Accurate temperature estimation at the top of a geothermal target is essential for the identification of new sites for geothermal power plants. Previous studies have shown that the thermal conductivity of rocks is one of the main parameters controlling the evolution of temperature with depth in a sedimentary basin (Blackwell et al., 2006 ; Blackwell and Steele, 1989). Furthermore, modeling of a temperature profile from thermal conductivities of geological formations is possible where conductive heat flow predominates. This is the case in the Upper Rhine Graben (URG) and, in particular, in Northern Alsace where a steep linear increase in temperature is the result of thermal conduction between the surface and the top of the sedimentary Muschelkalk formation (Baujard et al., 2017 ; Genter et al., 2015, 2010). As a result, a new exploration method was developed in the Wissembourg area in Northern Alsace : gradient wells (Maurer et al., 2018). Gradient wells — shallow 200 m-deep boreholes — provide an equilibrium temperature profile to compute a local geothermal gradient. These shallow temperature measurements, combined with thermal conductivity measurements of the sedimentary formations of the URG, should allow us to extrapolate the temperature measured at the surface down to the top of the Muschelkalk in the whole rift area. In this pilot study, we test this hypothesis on a borehole whose temperature profile is known to depth : GRT-1 at Rittershoffen. Thermal conductivities were measured in the laboratory on rock samples collected from fresh outcrops. The effect of porosity, fluid saturation, and temperature were studied to understand the influence of each factor on thermal conductivity. The results are consistent with many previous studies (Clauser and Huenges, 1995 ; Guo et al., 2017 ; Kant et al., 2017 ; Nagaraju and Roy, 2014 ; Popov et al., 2003 ; Vosteen and Schellschmidt, 2003) and show that the thermal conductivity of dry rocks at ambient temperature decreases with increasing porosity. The measurements made on water-saturated rocks at ambient conditions confirm that the conductivity of rocks is higher in the saturated state than in the dry state. Finally, high-temperature measurements indicate that the thermal conductivity of dry rocks tends to decrease with increasing temperature. Using these data, we modelled temperature profiles for the GRT-1 well in Rittershoffen (Northern Alsace) in order to verify the relevance of the established model. Three profiles were compiled using the thermal conductivities of : 1) dry rocks at ambient temperature, 2) saturated rocks at ambient conditions, and 3) dry rocks corrected for the in-situ temperature given by the first model. The model formulated using the dry-state measurements corrected for the in-situ temperature shows the same gradient as the one measured in GRT-1. However, this model is not representative of the in-situ conditions, since it does not consider several parameters including the effect of high temperature on saturated rocks. Moreover, this model still needs to be improved before it can be successfully used to extrapolate subsurface temperature from the gradient-well measurements. Nevertheless, the results obtained with this model are still very encouraging since computed temperature is only a degree lower than the one measured in Rittershoffen.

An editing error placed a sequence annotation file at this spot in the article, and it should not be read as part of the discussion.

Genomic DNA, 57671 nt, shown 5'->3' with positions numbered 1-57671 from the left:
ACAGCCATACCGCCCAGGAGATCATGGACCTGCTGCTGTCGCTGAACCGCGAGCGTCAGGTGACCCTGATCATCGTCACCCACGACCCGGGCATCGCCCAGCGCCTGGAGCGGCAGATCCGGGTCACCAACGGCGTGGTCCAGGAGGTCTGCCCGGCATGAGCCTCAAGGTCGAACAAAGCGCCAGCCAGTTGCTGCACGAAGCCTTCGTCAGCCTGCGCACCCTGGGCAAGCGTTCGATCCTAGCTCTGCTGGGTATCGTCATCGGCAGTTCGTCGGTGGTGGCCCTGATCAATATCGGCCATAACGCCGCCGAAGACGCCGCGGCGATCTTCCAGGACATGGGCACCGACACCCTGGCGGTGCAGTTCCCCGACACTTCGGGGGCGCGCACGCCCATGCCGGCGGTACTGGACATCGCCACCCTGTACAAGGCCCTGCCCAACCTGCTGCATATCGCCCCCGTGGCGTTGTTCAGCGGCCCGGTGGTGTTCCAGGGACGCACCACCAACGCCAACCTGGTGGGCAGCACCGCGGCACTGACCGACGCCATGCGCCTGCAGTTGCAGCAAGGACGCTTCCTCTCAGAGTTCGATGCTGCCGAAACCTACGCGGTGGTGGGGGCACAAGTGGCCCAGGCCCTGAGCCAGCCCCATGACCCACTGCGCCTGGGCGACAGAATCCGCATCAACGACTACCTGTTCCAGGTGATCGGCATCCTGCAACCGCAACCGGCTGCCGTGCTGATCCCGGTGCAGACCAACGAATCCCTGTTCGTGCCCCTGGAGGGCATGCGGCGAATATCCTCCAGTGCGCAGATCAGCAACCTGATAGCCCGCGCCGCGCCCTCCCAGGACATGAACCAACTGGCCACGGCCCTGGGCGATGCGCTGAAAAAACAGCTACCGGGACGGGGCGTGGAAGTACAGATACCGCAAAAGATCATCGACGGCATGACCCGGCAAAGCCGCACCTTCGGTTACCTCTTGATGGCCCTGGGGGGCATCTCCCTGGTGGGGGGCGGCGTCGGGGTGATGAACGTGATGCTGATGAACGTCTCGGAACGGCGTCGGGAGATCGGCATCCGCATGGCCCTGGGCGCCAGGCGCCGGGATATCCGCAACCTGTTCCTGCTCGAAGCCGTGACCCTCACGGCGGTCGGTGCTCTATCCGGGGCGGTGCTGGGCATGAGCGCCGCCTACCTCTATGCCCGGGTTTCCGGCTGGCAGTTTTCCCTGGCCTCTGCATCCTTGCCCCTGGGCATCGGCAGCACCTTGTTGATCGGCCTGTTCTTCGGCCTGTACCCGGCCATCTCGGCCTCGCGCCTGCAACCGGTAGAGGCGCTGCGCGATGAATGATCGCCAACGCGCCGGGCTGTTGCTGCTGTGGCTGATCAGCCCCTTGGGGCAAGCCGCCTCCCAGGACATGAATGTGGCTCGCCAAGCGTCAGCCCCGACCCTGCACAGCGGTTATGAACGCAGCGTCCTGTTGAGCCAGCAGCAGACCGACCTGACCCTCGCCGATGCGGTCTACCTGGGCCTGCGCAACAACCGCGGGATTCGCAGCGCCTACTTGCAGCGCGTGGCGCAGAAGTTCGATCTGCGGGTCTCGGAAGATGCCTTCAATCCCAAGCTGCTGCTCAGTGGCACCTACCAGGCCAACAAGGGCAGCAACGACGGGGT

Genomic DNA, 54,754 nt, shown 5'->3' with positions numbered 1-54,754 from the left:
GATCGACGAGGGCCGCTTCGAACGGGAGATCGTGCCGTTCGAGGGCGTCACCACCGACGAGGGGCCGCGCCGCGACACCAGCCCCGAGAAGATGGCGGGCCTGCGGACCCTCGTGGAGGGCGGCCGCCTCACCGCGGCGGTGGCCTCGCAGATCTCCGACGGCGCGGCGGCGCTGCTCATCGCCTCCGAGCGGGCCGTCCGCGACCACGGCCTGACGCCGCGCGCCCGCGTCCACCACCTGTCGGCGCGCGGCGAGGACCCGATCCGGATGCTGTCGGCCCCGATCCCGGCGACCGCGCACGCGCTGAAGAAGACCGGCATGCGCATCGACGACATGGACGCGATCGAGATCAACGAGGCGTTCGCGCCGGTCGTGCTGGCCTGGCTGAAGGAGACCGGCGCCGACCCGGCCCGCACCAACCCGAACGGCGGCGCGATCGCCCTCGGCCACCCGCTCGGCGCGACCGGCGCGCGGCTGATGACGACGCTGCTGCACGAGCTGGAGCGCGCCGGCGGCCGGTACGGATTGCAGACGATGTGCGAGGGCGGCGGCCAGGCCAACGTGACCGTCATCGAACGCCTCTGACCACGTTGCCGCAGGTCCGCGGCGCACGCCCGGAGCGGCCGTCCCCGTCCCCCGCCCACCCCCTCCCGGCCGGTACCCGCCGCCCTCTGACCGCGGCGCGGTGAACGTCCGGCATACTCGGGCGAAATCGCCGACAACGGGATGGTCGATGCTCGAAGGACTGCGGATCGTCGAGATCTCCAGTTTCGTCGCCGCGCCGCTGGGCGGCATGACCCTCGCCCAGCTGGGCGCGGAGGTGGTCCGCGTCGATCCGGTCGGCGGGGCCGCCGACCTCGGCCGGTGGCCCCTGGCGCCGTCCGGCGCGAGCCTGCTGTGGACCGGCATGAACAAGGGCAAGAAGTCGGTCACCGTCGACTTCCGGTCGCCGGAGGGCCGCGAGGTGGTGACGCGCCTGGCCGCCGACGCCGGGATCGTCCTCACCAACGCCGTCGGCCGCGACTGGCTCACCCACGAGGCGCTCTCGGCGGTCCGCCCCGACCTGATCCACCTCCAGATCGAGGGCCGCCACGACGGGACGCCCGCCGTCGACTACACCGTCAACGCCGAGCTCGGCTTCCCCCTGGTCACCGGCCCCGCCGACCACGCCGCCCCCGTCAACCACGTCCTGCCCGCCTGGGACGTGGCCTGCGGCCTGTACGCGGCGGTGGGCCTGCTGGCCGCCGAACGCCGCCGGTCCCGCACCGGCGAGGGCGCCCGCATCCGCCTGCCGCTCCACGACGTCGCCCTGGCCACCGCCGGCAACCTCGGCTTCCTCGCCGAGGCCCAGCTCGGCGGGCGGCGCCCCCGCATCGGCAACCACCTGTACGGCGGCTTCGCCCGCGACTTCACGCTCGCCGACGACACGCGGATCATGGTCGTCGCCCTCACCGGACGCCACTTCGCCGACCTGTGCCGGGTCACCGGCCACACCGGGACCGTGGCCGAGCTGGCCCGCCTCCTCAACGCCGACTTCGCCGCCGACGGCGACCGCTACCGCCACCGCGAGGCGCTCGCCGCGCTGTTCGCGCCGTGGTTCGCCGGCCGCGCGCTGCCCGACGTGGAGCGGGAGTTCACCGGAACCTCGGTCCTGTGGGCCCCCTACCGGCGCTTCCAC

Applying geochemical and reactive transport modeling for abiotic H2 generation in the Soultz-sous-Forêts geothermal system, Rhine graben, France

Jesica Murray, Alain Clément, Bertrand Fritz, Jean Schmittbuhl, Vincent Bordmann, Jean Marc Fleury

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Murray et al.

Investigations on natural abiotic H2 (hydrogen-gas) generation are motivated by an increasing interest in the new CO2-free energy sources in the world scenario of energetic transition. Serpentinization of ultramafic rocks (e.g. peridotite) is the most studied natural process for H2 generation, where the origin of H2 is linked to the oxidation of Fe(II) bearing minerals and reduction of water (Klein et al., 2013). However, there are other but less explored possible contexts where H2 could also be generated. In this work, we investigate the possibilities of abiotic H2 generation from felsic rocks like the biotite-rich granite of the Upper Rhine Graben basement cored from the Soultz-sous-Forêts geothermal site, France. In the Soultz-sous-Forêts the basement rock is a massive granite with different petrographic types, very rich in biotite, and different grades of fractured and hydrothermal alteration that host a high salinity Na-Cl brine at temperatures up to 200 ˚C. Previous measurements of gases in the Soultz-sous-Forêts boreholes have reported values in a range of 0.25 – 46.3% vol. of H2 (Sanjuan et al., 2010 ; 2016). These values are still not well understood and their natural (granitic reservoir) or anthropogenic (reactions between the steel borehole casing and the brine) origin is not solved.

The aim of this study is to apply a geochemical and reactive transport model for investigating the possibilities of abiotic H2 generation from the hydrothermal alteration of the granite Soultz-sous-Forêts. We specifically simulate the reactions between the porphyritic granite with an initial simplified set of primary minerals (including biotite) and the deep hot brine (Fritz et al., 2010) considering the variable range of temperatures and Eh described for the system For that we use the KIRMAT (KInetics of Reaction and Mass Transfer) code (Gérard et al., 1998) and the abundant existing data form the site as input parameters to build and calibrate our conceptual model (i.e. mineralogy, brine composition, porosity, Darcy’s rate, etc.) (Fig. 1). In this work we closely explore the reactions and necessary conditions for natural abiotic H2 generation from the iron oxidation process and the effect of different factors (such as CO2, salinity of the hydrothermal fluids, temperature, etc.). Our investigations indicate that the generation of abiotic H2 is possible by hydrothermal alteration of the biotite as a source of Fe(II), which oxidizes to Fe(III) leading to the precipitation of ferric iron minerals (i.e. Fe(III)-oxy-hydroxides) and reduction into H2 of protons (H+) provided by the dissociation of water under low redox conditions at different temperatures as described in the simplified reaction 1 (Fig. 1).